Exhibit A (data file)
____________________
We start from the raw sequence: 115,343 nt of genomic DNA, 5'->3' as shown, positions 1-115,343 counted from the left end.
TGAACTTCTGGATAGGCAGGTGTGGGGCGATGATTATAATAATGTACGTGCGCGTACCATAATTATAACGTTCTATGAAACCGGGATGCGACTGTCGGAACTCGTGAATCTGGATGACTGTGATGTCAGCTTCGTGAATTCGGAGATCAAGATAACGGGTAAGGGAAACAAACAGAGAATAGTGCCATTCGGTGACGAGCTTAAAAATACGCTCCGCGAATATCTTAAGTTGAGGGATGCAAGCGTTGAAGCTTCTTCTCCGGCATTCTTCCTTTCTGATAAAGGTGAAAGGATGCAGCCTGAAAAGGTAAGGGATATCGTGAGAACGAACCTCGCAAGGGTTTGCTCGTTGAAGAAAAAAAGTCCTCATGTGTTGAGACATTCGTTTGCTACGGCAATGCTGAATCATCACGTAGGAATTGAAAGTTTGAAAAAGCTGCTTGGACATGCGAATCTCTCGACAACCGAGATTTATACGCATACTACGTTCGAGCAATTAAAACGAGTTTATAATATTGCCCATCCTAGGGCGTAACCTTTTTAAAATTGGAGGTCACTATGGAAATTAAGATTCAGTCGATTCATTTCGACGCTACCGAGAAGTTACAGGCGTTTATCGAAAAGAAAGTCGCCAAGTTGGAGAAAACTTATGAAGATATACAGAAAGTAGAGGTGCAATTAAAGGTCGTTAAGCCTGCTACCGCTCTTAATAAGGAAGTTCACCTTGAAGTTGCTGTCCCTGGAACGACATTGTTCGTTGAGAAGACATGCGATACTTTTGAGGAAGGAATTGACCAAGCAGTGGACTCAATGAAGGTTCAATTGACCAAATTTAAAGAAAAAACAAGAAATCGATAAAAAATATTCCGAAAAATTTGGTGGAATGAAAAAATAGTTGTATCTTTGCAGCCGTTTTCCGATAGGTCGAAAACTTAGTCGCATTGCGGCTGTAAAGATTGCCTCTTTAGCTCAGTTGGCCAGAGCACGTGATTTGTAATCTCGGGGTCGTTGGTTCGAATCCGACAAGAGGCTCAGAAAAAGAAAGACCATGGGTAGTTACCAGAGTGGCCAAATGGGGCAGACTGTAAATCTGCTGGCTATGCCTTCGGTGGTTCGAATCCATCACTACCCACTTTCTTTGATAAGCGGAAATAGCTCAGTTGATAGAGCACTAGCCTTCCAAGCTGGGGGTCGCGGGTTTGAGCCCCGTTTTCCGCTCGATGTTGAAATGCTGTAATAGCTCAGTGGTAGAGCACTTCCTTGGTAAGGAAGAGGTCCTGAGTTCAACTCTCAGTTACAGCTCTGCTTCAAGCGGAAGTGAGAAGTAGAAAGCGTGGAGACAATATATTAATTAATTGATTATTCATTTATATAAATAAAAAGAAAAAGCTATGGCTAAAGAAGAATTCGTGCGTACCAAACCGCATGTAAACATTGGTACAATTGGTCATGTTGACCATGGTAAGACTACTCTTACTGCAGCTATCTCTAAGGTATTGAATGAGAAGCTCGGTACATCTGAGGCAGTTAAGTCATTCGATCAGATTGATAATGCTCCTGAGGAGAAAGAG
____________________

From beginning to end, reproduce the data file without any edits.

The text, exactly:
We start from the raw sequence: 115,343 nt of genomic DNA, 5'->3' as shown, positions 1-115,343 counted from the left end.
TGAACTTCTGGATAGGCAGGTGTGGGGCGATGATTATAATAATGTACGTGCGCGTACCATAATTATAACGTTCTATGAAACCGGGATGCGACTGTCGGAACTCGTGAATCTGGATGACTGTGATGTCAGCTTCGTGAATTCGGAGATCAAGATAACGGGTAAGGGAAACAAACAGAGAATAGTGCCATTCGGTGACGAGCTTAAAAATACGCTCCGCGAATATCTTAAGTTGAGGGATGCAAGCGTTGAAGCTTCTTCTCCGGCATTCTTCCTTTCTGATAAAGGTGAAAGGATGCAGCCTGAAAAGGTAAGGGATATCGTGAGAACGAACCTCGCAAGGGTTTGCTCGTTGAAGAAAAAAAGTCCTCATGTGTTGAGACATTCGTTTGCTACGGCAATGCTGAATCATCACGTAGGAATTGAAAGTTTGAAAAAGCTGCTTGGACATGCGAATCTCTCGACAACCGAGATTTATACGCATACTACGTTCGAGCAATTAAAACGAGTTTATAATATTGCCCATCCTAGGGCGTAACCTTTTTAAAATTGGAGGTCACTATGGAAATTAAGATTCAGTCGATTCATTTCGACGCTACCGAGAAGTTACAGGCGTTTATCGAAAAGAAAGTCGCCAAGTTGGAGAAAACTTATGAAGATATACAGAAAGTAGAGGTGCAATTAAAGGTCGTTAAGCCTGCTACCGCTCTTAATAAGGAAGTTCACCTTGAAGTTGCTGTCCCTGGAACGACATTGTTCGTTGAGAAGACATGCGATACTTTTGAGGAAGGAATTGACCAAGCAGTGGACTCAATGAAGGTTCAATTGACCAAATTTAAAGAAAAAACAAGAAATCGATAAAAAATATTCCGAAAAATTTGGTGGAATGAAAAAATAGTTGTATCTTTGCAGCCGTTTTCCGATAGGTCGAAAACTTAGTCGCATTGCGGCTGTAAAGATTGCCTCTTTAGCTCAGTTGGCCAGAGCACGTGATTTGTAATCTCGGGGTCGTTGGTTCGAATCCGACAAGAGGCTCAGAAAAAGAAAGACCATGGGTAGTTACCAGAGTGGCCAAATGGGGCAGACTGTAAATCTGCTGGCTATGCCTTCGGTGGTTCGAATCCATCACTACCCACTTTCTTTGATAAGCGGAAATAGCTCAGTTGATAGAGCACTAGCCTTCCAAGCTGGGGGTCGCGGGTTTGAGCCCCGTTTTCCGCTCGATGTTGAAATGCTGTAATAGCTCAGTGGTAGAGCACTTCCTTGGTAAGGAAGAGGTCCTGAGTTCAACTCTCAGTTACAGCTCTGCTTCAAGCGGAAGTGAGAAGTAGAAAGCGTGGAGACAATATATTAATTAATTGATTATTCATTTATATAAATAAAAAGAAAAAGCTATGGCTAAAGAAGAATTCGTGCGTACCAAACCGCATGTAAACATTGGTACAATTGGTCATGTTGACCATGGTAAGACTACTCTTACTGCAGCTATCTCTAAGGTATTGAATGAGAAGCTCGGTACATCTGAGGCAGTTAAGTCATTCGATCAGATTGATAATGCTCCTGAGGAGAAAGAG